I checked that there were not two feeds to the junction box and there was only the one.

I thought "it has been wired up incorrectly" and carefully unscrewed it from the wall. And lo, it was wired correctly. And I was mightily puzzled.

I put the tester across the neutral and flicked the switch a few times and it went on and off appropriately. Then I repeated across the live terminals. This time it remained live.

Interesting.

It meant that the lights were being switched on and off via the neutral, and still remaining live.

Nasty.

Either the fitting had been defective or the contacts had welded themselves.

Thank you my little circuit tester.


The Junior Electrician

A large house was being built.

I am the (very) junior sparky and when my gaffer tells me not to keep turning up on time, but to arrive not less than 20 minutes late (because I keep turning up before he does and embarrassing him) who am I to argue?

So I do this for quite a while and after a few weeks of getting ribbed by the others on site - "back problems again - couldn't get it off the bed?" and much less polite versions on the same theme, I had to do something. My main inquisitor was a roofer, a decent bloke otherwise but resembled a gorilla in looks, complexion and hairiness. So since the foreman had a very distinctive car, I wandered in one morning about my usual late time, (incidentally, still arriving before my gaffer), the joshing started and I cut in with "Pete's parked up the road and he's walking down". The guys all jumped up and started moving off to their work with various comments on Pete's ancestry, swearing and so on.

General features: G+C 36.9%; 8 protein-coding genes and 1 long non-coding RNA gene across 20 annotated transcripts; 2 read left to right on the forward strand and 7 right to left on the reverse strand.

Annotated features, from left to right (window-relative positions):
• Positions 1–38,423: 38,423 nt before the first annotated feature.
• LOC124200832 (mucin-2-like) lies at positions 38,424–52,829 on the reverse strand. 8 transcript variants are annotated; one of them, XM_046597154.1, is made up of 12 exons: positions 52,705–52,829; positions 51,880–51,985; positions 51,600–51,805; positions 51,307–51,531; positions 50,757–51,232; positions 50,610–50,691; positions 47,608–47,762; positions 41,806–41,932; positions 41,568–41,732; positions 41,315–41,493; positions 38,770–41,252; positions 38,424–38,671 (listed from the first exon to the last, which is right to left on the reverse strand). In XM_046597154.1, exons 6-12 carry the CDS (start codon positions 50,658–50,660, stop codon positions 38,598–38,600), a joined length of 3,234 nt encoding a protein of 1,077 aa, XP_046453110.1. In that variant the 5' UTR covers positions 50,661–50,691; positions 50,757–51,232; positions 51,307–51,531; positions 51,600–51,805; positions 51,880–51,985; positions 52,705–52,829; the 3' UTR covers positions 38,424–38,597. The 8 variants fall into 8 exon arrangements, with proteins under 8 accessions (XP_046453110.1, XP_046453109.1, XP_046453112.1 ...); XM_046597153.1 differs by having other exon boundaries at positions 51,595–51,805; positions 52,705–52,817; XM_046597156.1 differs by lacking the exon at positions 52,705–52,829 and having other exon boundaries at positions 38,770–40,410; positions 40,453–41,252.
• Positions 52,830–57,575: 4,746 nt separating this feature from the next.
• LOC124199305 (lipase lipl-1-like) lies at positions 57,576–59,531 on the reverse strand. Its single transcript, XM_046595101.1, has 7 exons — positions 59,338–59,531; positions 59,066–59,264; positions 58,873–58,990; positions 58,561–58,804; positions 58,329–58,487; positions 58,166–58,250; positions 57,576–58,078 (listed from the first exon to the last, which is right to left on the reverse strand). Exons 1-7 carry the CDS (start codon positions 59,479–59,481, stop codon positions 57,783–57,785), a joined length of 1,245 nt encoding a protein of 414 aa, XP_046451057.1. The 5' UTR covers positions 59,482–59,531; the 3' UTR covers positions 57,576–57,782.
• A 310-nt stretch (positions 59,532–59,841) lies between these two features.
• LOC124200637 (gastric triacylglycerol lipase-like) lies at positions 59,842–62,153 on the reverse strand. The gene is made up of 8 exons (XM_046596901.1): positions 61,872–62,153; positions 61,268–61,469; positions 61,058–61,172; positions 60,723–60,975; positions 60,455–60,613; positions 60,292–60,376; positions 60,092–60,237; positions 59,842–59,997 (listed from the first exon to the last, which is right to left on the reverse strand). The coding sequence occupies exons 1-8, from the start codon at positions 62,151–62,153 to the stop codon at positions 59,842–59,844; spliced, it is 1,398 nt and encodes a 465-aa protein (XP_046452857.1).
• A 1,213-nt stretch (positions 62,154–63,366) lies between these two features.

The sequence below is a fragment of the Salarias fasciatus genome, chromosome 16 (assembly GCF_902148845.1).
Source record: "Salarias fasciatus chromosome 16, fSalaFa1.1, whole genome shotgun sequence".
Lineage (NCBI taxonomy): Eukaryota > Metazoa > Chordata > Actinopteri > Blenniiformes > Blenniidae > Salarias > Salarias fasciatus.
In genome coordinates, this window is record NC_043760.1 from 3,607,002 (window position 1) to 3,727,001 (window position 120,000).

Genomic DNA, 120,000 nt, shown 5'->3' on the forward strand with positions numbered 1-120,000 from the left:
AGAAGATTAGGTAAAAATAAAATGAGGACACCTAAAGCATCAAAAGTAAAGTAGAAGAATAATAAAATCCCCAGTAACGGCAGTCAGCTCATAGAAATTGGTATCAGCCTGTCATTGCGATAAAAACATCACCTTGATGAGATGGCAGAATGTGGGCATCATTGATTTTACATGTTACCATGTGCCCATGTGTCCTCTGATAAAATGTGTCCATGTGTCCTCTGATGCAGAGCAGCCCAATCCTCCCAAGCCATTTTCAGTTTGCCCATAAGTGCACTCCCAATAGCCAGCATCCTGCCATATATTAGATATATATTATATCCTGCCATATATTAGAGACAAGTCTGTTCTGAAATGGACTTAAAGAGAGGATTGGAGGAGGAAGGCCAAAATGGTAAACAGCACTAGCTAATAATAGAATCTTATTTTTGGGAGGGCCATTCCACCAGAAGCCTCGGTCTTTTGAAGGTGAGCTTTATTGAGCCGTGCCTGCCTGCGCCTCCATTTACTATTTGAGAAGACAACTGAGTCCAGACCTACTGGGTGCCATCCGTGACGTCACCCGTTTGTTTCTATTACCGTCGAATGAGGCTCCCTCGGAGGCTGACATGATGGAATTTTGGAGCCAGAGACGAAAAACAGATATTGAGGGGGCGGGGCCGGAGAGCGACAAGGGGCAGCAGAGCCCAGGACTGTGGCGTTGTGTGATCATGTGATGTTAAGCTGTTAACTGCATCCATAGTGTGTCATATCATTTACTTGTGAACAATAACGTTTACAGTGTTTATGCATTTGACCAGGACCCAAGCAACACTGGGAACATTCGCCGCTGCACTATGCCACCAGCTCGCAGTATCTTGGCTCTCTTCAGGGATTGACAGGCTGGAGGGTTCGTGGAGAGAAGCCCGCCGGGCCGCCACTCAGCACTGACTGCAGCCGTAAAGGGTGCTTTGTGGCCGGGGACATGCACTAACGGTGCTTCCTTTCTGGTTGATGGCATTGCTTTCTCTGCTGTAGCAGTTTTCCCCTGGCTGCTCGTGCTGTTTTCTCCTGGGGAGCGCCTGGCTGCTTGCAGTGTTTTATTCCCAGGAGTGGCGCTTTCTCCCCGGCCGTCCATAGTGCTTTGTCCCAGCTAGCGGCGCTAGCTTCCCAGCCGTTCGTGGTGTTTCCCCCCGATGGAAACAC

I stared at my main tormentor and said "I got you! I got you!" "You (******) " replies he, "Just wait, I'll get you for that!"

Come the lunchbreak, my workbox that I usually sat on had disappeared and so I just shrugged, sat on the ground and had lunch. At the end, he told me that it was on the scaffolding just out of sight. No problem and no more joshing either.

(******) - person of indeterminate parenthood. Building sites are not generally known for the use of restrained and elegant language and so the story above has been edited a little!


Restraint

I was working with a mate (we will call him John) and we were scrabbling around with a cable under the floorboards. We had had the power on and off during that morning while we were repositioning sockets and other fittings and the back (fortunately) of my hand just touched some bare cable from a disused socket.

'OW!' said I because it was live and it hurts somewhat.

'Oh sorry!' said 'John' and he jumped up and killed the power that he had forgotten that he had livened up a few minutes earlier. 'That was very restrained' said he.

The boss came in a while later and 'John' confessed to what he had done.

'Did he hit you?'

'No'

'That was very restrained' said the boss...

I didn't know that I was allowed a free one!

Stories and photos are the copyright of Mike Joseph. Please contact me should you wish to use them.

Home